Off-Road Axlewrap Hints - Traction ActionPosted in How To: Body Chassis on June 1, 2002 0) (
When you get on the throttle does it sound like there's a pissed Leprechaun on speed whacking your floorboards with a shillelagh? If so you're probably hearing the sound of your driveshaft's U-joints binding and trying to send your pinion yoke into a thousand pieces. You've got axlewrap.
Axlewrap happens when torque and traction overcome the suspension's ability to keep the pinion of the axle from climbing (rear axle) or diving (front axle) under load. Factors that affect axlewrap and its severity include soft springs, tall lift blocks, stacked shims, rounded spring pads, and lots of power and/or traction.
Spring WrapIf your leaf springs are turning into big S's when you step on the gas, then you'll either need to step up to a stiffer spring or build some type of traction bar. Several off-the-shelf types work well and can be adapted into different vehicles, such as the one offered by Sam's Off Road. However, here are some tips if you want to build your own.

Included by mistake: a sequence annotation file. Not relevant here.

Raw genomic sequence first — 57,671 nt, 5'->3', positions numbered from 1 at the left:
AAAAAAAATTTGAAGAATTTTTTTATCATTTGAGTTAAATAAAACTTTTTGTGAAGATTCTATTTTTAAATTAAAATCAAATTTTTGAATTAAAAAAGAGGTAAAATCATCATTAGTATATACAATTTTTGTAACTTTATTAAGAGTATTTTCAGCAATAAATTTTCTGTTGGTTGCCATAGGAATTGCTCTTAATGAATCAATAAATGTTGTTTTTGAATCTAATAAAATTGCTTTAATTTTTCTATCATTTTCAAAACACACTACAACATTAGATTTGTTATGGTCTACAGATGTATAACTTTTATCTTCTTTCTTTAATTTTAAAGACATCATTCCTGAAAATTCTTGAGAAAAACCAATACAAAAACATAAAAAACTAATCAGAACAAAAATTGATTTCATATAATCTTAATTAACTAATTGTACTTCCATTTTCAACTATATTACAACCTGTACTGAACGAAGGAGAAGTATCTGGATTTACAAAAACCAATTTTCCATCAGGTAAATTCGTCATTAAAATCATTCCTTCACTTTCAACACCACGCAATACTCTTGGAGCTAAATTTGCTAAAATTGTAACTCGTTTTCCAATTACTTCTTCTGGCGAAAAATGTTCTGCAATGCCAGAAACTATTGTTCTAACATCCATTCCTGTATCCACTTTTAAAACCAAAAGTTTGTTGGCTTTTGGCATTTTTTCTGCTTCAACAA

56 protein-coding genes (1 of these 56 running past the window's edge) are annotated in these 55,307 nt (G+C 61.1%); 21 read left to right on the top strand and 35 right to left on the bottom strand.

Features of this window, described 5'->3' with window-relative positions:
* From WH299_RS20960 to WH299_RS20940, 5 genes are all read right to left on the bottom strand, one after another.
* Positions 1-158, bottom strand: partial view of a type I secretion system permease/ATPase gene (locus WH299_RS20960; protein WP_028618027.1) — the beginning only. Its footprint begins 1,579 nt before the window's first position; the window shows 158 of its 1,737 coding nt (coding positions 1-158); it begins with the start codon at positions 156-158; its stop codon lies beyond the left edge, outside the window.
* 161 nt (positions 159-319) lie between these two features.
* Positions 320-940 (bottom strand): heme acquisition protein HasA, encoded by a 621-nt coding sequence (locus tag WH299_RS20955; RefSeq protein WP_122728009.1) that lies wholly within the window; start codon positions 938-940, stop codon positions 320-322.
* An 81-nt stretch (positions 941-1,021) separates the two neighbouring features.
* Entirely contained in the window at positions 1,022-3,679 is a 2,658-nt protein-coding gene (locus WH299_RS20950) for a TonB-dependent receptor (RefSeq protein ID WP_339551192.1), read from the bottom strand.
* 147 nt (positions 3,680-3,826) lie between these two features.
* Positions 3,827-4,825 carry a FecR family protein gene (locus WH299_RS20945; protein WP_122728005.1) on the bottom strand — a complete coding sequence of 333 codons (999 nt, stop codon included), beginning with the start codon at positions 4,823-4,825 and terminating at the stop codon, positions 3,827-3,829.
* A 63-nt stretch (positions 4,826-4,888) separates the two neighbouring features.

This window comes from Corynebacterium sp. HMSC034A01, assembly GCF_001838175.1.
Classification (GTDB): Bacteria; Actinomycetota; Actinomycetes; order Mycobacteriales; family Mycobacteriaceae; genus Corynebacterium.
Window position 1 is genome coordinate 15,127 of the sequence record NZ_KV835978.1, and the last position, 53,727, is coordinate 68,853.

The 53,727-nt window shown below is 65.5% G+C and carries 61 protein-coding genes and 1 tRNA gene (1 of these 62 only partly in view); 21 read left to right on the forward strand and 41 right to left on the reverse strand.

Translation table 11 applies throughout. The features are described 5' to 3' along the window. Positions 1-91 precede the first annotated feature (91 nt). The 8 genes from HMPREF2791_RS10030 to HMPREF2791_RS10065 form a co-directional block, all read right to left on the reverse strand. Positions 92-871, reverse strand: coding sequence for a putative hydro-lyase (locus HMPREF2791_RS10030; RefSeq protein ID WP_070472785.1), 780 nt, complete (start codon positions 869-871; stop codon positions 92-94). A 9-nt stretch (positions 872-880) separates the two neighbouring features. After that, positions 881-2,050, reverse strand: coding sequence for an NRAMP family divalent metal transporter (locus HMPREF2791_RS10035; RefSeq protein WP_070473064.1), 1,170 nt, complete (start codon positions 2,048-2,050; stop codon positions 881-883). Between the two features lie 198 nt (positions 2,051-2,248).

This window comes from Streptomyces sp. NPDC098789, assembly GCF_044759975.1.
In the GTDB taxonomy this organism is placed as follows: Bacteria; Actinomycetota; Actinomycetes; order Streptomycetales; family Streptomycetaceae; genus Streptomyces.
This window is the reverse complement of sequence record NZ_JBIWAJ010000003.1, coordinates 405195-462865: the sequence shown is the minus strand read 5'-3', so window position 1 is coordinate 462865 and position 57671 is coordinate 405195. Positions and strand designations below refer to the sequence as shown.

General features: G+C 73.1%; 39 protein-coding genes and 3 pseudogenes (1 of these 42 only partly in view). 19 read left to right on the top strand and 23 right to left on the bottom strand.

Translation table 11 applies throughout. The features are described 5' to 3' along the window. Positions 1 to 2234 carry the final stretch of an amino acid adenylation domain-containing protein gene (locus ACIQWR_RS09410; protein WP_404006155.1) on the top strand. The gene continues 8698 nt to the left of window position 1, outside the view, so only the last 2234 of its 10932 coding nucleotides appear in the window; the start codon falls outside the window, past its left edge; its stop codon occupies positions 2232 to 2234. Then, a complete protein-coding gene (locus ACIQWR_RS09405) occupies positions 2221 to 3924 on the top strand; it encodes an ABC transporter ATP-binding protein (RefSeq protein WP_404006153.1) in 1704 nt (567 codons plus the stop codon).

Non-Spring-Related WrapYou can get axlewrap even if your springs aren't turning into big S's. Some stock spring perches in vehicles with factory lift blocks are shaped like upside-down U's. The factory blocks are contoured to index the entire perch. If you remove these contoured blocks the spring won't make contact with the entire spring perch anymore. It's as if your springs are trying to support the vehicle on a seesaw.